Journeying Toward Wholeness

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Making Choices at Demanding Times in Your Life

January 20th, 2020 · No Comments · making choices

Making choices can be easy and pleasant, or can take us through some of the hardest parts of our life journey.

Which way?

It often happens that we end up having to make major choices during the most demanding parts of our lives, which are sometimes called major life transitions. In fact, it may be the need to make a particularly important choice that actually creates a major life transition!

Sometimes choices are easy, but when they’re about things that are really important, they are often hard. When the choice is about something really demanding, often life is asking us who we really are.

I can recall one really difficult choice in my own life journey. It was a choice made in my very early 30s. I can truly say that it was a choice that determined which of two substantially different versions of being myself I was going to live out, for the rest of my life. After I had made it, I truly felt that I was somebody different than I was before i made it, much as Robert Frost wrote in those famous lines:

Two roads diverged in a wood, and I—
I took the one less traveled by,
And that has made all the difference.

Robert Frost, The Road Not Taken

When I Have to Choose

When we have to choose, and we sense that this choice is going to “make all the difference”, what are some of the most important types of decisions that we as people make? Well, this is far from exhaustive, but here’s a list of some typical major decisions in life:

  • to return to university for an advanced degree;
  • to stay with my career, or start my own business;
  • to get married;
  • to leave a marriage;
  • to have children;
  • to not have children; or,
  • to retire.

I’m sure that you could add many items to the list. What are some of the things that go on inside of us when we have to make these kinds of choices?

Well, one thing that is often present is that we are keenly aware of the things that we might get with each respective choice that we make, and we are simultaneously aware of what it is that we might lose. Often, we are also very keenly aware of what we know about making this choice, and also what we don’t know. And sometimes we’re keenly aware that we don’t know what we don’t know — that there are great gaps in our knowledge.

We may look at the issue from a very logical perspective, and that can be a very important thing to do. Yet there’s often a great deal more to a decision than that. Sometimes it can be very important to listen to our intuition, or “hunches”. Or we may have very strong feelings about the choice options. It may also be that our conscience or morality is trying to speak to us: if so, it can be essential to listen, for the sake of our long-term peace and well-being.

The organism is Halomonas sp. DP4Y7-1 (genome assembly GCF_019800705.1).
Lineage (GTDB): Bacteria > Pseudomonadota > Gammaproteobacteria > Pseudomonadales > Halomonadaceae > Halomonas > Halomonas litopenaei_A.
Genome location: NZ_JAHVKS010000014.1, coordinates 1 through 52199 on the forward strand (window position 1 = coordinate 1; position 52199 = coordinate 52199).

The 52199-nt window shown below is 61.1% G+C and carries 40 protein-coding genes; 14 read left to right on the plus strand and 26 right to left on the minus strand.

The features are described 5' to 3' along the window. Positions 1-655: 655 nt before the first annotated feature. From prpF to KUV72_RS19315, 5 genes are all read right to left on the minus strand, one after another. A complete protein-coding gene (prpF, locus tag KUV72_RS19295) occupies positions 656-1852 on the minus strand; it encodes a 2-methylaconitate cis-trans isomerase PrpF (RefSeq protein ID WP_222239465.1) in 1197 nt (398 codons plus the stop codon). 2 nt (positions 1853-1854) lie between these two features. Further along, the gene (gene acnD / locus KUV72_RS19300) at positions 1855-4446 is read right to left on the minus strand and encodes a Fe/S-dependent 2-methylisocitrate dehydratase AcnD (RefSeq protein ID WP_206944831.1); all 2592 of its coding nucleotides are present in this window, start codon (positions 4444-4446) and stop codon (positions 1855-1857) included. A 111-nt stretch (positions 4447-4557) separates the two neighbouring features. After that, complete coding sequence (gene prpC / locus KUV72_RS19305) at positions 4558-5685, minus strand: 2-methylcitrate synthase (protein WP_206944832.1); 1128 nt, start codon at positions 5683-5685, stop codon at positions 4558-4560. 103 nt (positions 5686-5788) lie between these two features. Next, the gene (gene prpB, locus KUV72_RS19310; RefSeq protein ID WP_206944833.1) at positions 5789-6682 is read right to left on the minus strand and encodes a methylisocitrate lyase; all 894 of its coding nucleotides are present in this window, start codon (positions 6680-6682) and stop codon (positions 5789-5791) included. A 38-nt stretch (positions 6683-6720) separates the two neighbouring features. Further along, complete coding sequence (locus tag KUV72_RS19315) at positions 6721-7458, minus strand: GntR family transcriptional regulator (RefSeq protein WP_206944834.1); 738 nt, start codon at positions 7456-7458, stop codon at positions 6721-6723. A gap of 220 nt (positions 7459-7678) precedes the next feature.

As we examine this, we pretty soon start to see that a very major decision is a very complex, very delicate thing. And it’s often all bound up in some very important ways with who we really are.

What Makes Choices Worse

What would make a choice dramatically worse would be to approach it in an unconscious way. “Now, that sounds just silly.” you may be saying, “How can you be unconscious, if you’re making a choice?” The answer is that consciousness is not black-or-white, on-or-off, but a matter of degree or level.

It’s possible to go through a decision-making process but still to not listen to large and very important parts of ourselves. This can happen in many different ways. Perhaps we’re meeting the expectations of someone else who wouldn’t like it if we brought certain thoughts or feelings into our decision-making. Or, perhaps it might be as straightforward as an incident recounted by Jungian analyst James Hollis:

In speaking of these matters in a public setting recently, someone said, “Why should I bother to think about these things?” “Well, because perhaps you are living someone else’s story if you do not,” I replied. “What does that matter if I’m happy?” she retorted…. I [had] the lingering impression that she did not want to work very hard at this identity stuff. I also know that our psyches will not be mocked and that somewhere deep within something profound gets wounded and ultimately reaches the surface as symptom, projection, obsession….

James Hollis, What Matters Most

Clinical experience tends to support what Hollis says about unconscious decisions. It’s astounding how much time people spend in therapy talking about fallout from previous bad decisions. It’s well worth it to be as aware as we can when we face those major times of choice.

Life-Giving Decisions

It’s possible to make decisions that treat us well as we move into the future. These tend to be honest decisions where we bring all of our feelings, our intuition and our thoughts into making choices, and also where we don’t get sidetracked or bogged down with small issues, or our own past baggage.

Depth psychotherapy can be a vital support as individuals go through the process of making choices involving key life issues. The safe container provided by this kind of therapy enables us to look at all the factors, conscious and unconscious that go into making the decisions that are so fundamental to our journey toward wholeness.

Brian  Collinson, Registered Psychotherapist and Jungian Analyst


© 2020 Brian Collinson, 2238 Constance Drive Oakville, Ontario (near Mississauga)

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